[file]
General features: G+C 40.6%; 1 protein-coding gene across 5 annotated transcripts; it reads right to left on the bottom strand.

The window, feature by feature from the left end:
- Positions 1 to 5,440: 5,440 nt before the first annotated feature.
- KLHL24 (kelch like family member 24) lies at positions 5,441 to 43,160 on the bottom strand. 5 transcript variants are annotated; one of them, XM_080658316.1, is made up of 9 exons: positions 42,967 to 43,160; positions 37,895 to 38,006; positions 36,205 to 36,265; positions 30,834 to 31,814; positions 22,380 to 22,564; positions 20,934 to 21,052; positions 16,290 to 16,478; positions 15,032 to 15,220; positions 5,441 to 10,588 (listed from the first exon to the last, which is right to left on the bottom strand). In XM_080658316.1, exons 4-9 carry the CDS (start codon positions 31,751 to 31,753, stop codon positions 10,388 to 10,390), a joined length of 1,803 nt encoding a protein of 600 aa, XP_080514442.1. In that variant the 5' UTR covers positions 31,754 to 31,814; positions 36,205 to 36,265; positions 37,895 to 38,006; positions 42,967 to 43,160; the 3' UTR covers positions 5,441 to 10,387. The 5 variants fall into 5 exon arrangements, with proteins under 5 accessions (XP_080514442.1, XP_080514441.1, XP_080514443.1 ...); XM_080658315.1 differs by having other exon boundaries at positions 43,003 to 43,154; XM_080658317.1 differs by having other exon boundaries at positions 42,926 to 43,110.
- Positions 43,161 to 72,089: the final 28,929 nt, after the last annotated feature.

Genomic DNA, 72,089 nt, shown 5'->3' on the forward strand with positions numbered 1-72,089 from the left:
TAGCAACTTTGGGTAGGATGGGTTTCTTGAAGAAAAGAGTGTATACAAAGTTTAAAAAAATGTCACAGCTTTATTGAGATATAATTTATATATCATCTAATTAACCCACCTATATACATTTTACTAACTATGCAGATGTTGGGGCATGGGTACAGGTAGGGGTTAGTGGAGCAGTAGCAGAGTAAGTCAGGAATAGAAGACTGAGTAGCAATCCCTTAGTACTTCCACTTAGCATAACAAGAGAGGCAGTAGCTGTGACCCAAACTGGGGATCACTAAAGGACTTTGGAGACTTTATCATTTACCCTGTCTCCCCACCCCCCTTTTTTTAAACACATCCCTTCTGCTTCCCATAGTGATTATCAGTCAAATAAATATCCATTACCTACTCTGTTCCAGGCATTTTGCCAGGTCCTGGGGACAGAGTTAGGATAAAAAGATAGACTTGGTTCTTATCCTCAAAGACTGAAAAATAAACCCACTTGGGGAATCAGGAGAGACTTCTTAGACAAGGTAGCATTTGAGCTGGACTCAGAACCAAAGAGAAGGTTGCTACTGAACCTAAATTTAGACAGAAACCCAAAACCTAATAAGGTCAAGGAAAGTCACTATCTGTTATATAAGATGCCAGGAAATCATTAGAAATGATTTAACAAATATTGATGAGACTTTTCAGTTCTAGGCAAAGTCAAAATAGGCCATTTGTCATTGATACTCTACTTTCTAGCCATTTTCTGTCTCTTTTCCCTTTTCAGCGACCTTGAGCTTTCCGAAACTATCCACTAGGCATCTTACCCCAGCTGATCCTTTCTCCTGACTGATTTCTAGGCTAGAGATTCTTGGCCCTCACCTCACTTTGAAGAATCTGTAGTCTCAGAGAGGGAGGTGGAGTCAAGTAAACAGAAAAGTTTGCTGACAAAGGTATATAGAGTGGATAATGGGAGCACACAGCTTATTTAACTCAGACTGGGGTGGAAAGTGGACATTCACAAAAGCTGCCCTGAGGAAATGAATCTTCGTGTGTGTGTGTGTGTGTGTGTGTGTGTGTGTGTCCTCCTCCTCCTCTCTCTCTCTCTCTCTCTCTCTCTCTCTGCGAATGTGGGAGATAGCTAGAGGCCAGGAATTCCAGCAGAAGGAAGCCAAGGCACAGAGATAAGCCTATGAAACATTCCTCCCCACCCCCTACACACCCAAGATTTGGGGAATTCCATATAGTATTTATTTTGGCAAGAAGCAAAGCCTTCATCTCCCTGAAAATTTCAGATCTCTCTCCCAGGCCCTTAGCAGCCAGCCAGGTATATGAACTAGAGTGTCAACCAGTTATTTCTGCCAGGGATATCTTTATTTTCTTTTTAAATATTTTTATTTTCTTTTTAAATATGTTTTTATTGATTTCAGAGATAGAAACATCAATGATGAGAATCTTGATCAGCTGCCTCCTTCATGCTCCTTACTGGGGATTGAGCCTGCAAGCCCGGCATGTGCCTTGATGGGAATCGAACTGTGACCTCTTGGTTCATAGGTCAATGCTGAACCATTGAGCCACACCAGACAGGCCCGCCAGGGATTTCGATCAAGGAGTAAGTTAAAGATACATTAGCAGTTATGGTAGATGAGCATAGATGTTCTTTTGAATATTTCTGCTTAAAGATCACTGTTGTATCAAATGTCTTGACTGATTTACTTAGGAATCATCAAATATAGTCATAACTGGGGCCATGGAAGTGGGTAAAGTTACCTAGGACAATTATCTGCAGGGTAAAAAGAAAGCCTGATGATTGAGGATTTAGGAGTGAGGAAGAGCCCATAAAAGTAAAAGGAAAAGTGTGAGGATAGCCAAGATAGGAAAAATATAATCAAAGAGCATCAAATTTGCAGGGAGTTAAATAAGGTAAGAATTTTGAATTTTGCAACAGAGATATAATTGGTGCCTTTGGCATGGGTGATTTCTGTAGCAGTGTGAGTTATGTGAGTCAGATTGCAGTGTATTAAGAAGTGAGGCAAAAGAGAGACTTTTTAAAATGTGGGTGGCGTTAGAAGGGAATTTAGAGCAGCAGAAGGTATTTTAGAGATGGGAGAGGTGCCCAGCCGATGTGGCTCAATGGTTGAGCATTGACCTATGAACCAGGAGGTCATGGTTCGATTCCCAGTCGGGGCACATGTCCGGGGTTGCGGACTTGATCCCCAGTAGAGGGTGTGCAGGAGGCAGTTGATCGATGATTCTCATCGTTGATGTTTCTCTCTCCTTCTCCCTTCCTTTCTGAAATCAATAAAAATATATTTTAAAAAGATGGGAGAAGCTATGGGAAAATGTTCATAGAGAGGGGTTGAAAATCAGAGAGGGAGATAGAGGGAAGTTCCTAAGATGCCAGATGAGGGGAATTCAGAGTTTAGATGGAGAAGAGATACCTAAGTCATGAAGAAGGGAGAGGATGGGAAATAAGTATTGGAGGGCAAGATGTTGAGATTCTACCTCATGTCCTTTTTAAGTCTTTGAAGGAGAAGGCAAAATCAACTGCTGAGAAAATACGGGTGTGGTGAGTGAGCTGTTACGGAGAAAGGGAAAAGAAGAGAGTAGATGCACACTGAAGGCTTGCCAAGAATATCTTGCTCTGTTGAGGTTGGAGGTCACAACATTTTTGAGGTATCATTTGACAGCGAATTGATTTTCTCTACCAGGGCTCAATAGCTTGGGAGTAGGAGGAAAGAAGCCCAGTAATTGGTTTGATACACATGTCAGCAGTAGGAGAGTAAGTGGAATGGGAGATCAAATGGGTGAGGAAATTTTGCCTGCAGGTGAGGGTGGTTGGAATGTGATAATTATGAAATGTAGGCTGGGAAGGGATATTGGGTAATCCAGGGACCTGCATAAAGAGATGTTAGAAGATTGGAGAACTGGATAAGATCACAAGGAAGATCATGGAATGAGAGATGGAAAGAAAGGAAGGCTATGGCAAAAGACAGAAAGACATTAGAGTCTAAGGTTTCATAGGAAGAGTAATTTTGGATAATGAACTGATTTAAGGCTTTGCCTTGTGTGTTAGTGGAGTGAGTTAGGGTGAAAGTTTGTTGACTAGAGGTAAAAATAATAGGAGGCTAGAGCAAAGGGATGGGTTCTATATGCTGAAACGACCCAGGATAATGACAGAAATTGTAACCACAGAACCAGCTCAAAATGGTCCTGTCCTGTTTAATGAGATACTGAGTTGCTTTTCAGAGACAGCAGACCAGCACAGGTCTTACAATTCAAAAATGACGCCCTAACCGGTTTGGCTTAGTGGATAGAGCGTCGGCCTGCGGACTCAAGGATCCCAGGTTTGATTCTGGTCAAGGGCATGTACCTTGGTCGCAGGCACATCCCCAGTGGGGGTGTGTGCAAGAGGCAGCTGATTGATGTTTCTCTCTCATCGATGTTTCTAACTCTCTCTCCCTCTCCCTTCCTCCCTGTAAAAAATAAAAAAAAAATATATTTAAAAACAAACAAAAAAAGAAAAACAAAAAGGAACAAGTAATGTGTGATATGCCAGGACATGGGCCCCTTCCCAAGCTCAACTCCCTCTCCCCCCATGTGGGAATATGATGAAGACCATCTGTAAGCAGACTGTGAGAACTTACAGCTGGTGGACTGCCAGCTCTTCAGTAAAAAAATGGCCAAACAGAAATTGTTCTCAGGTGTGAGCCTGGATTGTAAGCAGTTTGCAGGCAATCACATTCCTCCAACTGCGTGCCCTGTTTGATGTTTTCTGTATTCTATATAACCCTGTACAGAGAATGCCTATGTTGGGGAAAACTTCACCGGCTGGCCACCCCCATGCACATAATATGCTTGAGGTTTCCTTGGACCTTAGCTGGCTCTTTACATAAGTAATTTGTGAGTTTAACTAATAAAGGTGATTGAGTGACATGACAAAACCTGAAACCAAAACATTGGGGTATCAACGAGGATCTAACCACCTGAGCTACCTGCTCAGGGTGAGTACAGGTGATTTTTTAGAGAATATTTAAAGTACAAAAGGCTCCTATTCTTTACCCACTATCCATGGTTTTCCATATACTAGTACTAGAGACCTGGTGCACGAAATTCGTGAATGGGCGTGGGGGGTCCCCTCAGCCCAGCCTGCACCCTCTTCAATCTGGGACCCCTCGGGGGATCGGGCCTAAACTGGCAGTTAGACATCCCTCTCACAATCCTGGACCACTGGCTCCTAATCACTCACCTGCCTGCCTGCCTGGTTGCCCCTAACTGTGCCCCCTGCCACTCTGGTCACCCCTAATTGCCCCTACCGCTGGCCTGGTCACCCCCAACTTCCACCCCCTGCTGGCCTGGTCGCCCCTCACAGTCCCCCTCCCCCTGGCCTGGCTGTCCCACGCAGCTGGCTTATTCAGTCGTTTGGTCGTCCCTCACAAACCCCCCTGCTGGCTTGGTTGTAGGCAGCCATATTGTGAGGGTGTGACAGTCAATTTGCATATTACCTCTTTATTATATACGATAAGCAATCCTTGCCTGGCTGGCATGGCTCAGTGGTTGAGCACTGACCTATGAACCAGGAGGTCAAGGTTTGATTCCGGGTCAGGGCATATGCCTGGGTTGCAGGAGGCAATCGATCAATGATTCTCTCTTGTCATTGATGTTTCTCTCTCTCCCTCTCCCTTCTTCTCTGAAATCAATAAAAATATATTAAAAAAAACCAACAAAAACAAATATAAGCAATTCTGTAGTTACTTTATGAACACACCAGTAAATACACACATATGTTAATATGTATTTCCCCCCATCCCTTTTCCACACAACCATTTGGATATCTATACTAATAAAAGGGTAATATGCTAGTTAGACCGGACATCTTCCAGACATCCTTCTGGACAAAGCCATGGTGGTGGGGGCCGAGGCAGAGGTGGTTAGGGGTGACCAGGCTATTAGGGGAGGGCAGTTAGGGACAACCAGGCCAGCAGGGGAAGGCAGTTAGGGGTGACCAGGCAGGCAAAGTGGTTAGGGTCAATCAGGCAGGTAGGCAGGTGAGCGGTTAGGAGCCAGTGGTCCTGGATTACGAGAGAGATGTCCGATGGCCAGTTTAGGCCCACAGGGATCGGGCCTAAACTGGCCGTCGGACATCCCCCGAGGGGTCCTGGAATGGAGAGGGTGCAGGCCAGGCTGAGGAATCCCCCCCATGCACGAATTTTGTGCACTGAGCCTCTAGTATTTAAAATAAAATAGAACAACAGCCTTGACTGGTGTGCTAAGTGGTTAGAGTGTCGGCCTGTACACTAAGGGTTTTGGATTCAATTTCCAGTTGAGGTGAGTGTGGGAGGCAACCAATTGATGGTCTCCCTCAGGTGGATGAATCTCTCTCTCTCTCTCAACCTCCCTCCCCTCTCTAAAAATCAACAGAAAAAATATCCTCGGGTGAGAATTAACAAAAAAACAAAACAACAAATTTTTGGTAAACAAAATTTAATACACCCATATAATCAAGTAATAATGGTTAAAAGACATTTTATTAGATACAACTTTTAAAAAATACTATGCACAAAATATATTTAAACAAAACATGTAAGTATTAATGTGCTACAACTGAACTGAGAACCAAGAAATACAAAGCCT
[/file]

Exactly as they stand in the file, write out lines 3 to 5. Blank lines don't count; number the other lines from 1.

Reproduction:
- Positions 1 to 5,440: 5,440 nt before the first annotated feature.
- KLHL24 (kelch like family member 24) lies at positions 5,441 to 43,160 on the bottom strand. 5 transcript variants are annotated; one of them, XM_080658316.1, is made up of 9 exons: positions 42,967 to 43,160; positions 37,895 to 38,006; positions 36,205 to 36,265; positions 30,834 to 31,814; positions 22,380 to 22,564; positions 20,934 to 21,052; positions 16,290 to 16,478; positions 15,032 to 15,220; positions 5,441 to 10,588 (listed from the first exon to the last, which is right to left on the bottom strand). In XM_080658316.1, exons 4-9 carry the CDS (start codon positions 31,751 to 31,753, stop codon positions 10,388 to 10,390), a joined length of 1,803 nt encoding a protein of 600 aa, XP_080514442.1. In that variant the 5' UTR covers positions 31,754 to 31,814; positions 36,205 to 36,265; positions 37,895 to 38,006; positions 42,967 to 43,160; the 3' UTR covers positions 5,441 to 10,387. The 5 variants fall into 5 exon arrangements, with proteins under 5 accessions (XP_080514442.1, XP_080514441.1, XP_080514443.1 ...); XM_080658315.1 differs by having other exon boundaries at positions 43,003 to 43,154; XM_080658317.1 differs by having other exon boundaries at positions 42,926 to 43,110.
- Positions 43,161 to 72,089: the final 28,929 nt, after the last annotated feature.